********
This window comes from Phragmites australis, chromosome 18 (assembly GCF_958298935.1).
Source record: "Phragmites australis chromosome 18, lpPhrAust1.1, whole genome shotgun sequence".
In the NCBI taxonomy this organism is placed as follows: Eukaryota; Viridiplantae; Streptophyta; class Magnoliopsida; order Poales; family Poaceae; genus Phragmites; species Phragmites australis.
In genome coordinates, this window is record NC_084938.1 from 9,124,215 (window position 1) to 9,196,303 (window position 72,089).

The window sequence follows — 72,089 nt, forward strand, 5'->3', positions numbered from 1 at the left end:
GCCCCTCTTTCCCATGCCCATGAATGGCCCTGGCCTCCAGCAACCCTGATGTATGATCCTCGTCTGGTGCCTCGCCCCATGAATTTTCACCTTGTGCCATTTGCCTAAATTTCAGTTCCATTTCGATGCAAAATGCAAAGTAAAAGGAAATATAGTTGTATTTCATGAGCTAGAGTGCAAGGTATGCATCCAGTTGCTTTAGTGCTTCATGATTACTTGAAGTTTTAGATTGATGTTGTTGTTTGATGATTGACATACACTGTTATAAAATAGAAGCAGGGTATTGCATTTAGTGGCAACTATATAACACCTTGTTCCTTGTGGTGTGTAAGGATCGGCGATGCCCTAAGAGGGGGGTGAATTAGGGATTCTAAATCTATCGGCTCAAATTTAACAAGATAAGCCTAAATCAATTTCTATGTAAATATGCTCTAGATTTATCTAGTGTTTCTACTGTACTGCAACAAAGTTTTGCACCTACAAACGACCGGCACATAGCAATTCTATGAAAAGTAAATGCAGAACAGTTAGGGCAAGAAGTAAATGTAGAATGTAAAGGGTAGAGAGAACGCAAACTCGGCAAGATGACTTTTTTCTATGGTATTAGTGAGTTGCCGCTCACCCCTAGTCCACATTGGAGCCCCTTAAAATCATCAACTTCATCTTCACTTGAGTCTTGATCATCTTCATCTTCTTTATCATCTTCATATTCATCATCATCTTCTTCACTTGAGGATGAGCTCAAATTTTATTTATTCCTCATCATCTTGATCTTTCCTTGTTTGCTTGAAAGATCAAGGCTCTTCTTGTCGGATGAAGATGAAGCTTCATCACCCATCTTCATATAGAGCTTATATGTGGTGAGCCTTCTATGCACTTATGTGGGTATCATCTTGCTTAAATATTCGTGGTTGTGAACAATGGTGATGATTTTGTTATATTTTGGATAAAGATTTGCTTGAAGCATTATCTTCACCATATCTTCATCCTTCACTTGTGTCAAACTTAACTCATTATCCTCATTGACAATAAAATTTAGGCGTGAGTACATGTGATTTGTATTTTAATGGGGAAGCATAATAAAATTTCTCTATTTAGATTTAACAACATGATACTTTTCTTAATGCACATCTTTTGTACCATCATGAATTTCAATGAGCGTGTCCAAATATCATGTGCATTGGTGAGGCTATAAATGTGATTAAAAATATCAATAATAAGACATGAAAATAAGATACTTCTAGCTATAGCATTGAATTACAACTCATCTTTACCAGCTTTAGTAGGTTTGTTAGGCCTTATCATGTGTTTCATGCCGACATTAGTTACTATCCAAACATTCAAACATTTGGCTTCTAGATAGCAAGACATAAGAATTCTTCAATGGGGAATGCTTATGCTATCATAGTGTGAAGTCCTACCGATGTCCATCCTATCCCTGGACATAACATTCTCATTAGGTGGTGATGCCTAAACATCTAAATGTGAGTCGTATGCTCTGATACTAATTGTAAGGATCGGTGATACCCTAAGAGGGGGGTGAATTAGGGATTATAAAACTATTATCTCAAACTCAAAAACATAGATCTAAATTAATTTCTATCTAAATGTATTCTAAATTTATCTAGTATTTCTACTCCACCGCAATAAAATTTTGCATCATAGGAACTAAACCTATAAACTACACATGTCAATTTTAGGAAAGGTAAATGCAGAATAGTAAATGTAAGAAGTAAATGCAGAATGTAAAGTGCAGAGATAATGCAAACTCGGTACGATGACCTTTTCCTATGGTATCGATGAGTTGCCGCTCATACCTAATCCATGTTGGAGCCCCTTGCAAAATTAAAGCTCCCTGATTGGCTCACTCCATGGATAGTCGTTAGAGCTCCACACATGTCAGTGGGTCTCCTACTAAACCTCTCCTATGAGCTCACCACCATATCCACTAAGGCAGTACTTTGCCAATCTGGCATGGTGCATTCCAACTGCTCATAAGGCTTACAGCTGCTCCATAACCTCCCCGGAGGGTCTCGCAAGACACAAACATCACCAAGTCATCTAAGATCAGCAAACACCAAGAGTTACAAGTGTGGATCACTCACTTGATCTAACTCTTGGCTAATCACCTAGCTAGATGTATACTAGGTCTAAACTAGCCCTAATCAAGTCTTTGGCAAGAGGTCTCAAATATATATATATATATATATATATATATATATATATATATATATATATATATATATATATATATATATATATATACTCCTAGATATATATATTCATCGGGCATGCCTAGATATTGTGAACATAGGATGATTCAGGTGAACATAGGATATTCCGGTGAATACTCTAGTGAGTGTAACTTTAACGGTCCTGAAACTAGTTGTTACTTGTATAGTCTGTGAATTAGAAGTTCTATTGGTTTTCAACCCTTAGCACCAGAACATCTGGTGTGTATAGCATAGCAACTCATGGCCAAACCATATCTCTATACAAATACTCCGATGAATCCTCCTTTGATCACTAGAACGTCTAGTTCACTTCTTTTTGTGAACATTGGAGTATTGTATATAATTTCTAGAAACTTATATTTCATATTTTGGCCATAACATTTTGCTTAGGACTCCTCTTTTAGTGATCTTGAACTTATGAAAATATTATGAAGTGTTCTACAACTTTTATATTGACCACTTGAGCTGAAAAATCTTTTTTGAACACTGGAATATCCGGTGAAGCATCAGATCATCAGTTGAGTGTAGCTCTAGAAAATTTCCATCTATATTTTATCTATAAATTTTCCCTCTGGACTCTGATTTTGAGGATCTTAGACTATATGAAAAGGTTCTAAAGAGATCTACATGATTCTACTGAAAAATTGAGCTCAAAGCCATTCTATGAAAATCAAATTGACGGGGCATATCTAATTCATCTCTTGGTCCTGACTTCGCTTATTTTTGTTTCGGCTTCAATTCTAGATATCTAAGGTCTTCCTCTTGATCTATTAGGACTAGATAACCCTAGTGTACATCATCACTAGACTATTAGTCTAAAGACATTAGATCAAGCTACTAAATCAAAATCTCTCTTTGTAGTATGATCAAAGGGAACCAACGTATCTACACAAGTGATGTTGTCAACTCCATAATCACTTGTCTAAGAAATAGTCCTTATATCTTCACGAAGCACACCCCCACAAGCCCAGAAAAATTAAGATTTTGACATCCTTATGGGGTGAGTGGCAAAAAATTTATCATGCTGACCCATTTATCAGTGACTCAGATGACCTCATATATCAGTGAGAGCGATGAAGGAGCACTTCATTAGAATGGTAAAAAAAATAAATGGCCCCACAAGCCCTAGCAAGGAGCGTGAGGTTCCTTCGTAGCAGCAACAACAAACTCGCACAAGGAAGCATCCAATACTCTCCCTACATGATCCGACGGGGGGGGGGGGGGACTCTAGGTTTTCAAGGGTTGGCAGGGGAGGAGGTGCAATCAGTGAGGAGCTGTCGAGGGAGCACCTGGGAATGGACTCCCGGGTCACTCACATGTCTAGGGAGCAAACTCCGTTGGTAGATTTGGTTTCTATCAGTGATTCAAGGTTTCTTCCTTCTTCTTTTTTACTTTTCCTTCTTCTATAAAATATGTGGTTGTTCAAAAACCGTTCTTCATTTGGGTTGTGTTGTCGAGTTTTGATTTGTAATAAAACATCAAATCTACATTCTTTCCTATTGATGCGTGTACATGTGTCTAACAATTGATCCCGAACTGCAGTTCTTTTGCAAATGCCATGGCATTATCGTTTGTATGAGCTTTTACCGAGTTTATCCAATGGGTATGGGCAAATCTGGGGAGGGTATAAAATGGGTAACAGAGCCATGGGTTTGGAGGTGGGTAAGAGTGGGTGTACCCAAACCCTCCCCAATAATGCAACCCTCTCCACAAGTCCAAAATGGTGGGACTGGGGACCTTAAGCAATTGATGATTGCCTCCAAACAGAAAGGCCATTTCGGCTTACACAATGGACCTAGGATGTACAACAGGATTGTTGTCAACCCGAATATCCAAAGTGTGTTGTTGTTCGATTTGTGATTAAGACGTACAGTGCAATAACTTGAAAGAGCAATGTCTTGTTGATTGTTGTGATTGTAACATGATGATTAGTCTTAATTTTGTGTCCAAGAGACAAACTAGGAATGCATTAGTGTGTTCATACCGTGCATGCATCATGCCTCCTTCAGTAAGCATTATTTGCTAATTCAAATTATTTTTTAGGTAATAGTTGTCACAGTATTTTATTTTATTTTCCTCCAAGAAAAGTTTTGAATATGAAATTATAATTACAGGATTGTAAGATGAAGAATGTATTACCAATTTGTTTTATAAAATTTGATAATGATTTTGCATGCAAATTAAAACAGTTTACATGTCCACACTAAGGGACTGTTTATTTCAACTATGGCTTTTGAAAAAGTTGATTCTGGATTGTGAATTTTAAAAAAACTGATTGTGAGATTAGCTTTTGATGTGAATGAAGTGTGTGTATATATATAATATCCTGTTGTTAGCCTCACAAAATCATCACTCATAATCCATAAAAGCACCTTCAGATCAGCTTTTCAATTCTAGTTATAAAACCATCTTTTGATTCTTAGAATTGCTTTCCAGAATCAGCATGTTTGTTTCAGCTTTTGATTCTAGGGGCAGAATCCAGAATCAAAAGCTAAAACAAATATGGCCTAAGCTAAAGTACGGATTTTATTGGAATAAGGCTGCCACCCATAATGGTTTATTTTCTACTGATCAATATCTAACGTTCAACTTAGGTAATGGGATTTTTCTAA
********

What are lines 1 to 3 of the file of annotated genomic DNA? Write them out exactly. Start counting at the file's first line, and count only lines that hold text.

This window comes from Phragmites australis, chromosome 18 (assembly GCF_958298935.1).
Source record: "Phragmites australis chromosome 18, lpPhrAust1.1, whole genome shotgun sequence".
In the NCBI taxonomy this organism is placed as follows: Eukaryota; Viridiplantae; Streptophyta; class Magnoliopsida; order Poales; family Poaceae; genus Phragmites; species Phragmites australis.